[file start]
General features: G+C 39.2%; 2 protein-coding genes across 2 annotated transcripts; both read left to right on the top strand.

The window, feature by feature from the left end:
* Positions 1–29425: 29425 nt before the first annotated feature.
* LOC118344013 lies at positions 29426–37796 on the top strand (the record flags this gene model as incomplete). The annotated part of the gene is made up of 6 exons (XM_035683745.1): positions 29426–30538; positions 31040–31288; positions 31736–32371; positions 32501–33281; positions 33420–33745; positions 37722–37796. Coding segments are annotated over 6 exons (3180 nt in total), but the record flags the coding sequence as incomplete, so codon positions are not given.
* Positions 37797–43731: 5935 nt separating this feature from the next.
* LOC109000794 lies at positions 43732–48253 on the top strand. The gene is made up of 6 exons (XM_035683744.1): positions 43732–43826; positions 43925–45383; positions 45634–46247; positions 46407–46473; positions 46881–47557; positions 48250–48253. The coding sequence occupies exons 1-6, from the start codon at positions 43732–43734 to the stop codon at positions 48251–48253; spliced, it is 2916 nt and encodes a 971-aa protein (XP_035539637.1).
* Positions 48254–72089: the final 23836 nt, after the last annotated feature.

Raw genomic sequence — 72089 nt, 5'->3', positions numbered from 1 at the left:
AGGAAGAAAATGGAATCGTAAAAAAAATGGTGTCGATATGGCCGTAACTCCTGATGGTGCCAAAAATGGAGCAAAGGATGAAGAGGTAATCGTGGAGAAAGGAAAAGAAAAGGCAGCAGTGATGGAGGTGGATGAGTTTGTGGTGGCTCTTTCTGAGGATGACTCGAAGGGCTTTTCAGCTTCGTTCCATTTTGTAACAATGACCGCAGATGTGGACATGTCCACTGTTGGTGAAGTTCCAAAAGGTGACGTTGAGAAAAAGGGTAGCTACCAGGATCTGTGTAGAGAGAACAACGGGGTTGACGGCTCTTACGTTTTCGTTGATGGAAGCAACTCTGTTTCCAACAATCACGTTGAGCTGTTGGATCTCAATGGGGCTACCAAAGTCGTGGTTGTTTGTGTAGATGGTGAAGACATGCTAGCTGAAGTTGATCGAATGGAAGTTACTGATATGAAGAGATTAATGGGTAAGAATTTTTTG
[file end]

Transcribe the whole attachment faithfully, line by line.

General features: G+C 39.2%; 2 protein-coding genes across 2 annotated transcripts; both read left to right on the top strand.

The window, feature by feature from the left end:
* Positions 1–29425: 29425 nt before the first annotated feature.
* LOC118344013 lies at positions 29426–37796 on the top strand (the record flags this gene model as incomplete). The annotated part of the gene is made up of 6 exons (XM_035683745.1): positions 29426–30538; positions 31040–31288; positions 31736–32371; positions 32501–33281; positions 33420–33745; positions 37722–37796. Coding segments are annotated over 6 exons (3180 nt in total), but the record flags the coding sequence as incomplete, so codon positions are not given.
* Positions 37797–43731: 5935 nt separating this feature from the next.
* LOC109000794 lies at positions 43732–48253 on the top strand. The gene is made up of 6 exons (XM_035683744.1): positions 43732–43826; positions 43925–45383; positions 45634–46247; positions 46407–46473; positions 46881–47557; positions 48250–48253. The coding sequence occupies exons 1-6, from the start codon at positions 43732–43734 to the stop codon at positions 48251–48253; spliced, it is 2916 nt and encodes a 971-aa protein (XP_035539637.1).
* Positions 48254–72089: the final 23836 nt, after the last annotated feature.

Raw genomic sequence — 72089 nt, 5'->3', positions numbered from 1 at the left:
AGGAAGAAAATGGAATCGTAAAAAAAATGGTGTCGATATGGCCGTAACTCCTGATGGTGCCAAAAATGGAGCAAAGGATGAAGAGGTAATCGTGGAGAAAGGAAAAGAAAAGGCAGCAGTGATGGAGGTGGATGAGTTTGTGGTGGCTCTTTCTGAGGATGACTCGAAGGGCTTTTCAGCTTCGTTCCATTTTGTAACAATGACCGCAGATGTGGACATGTCCACTGTTGGTGAAGTTCCAAAAGGTGACGTTGAGAAAAAGGGTAGCTACCAGGATCTGTGTAGAGAGAACAACGGGGTTGACGGCTCTTACGTTTTCGTTGATGGAAGCAACTCTGTTTCCAACAATCACGTTGAGCTGTTGGATCTCAATGGGGCTACCAAAGTCGTGGTTGTTTGTGTAGATGGTGAAGACATGCTAGCTGAAGTTGATCGAATGGAAGTTACTGATATGAAGAGATTAATGGGTAAGAATTTTTTG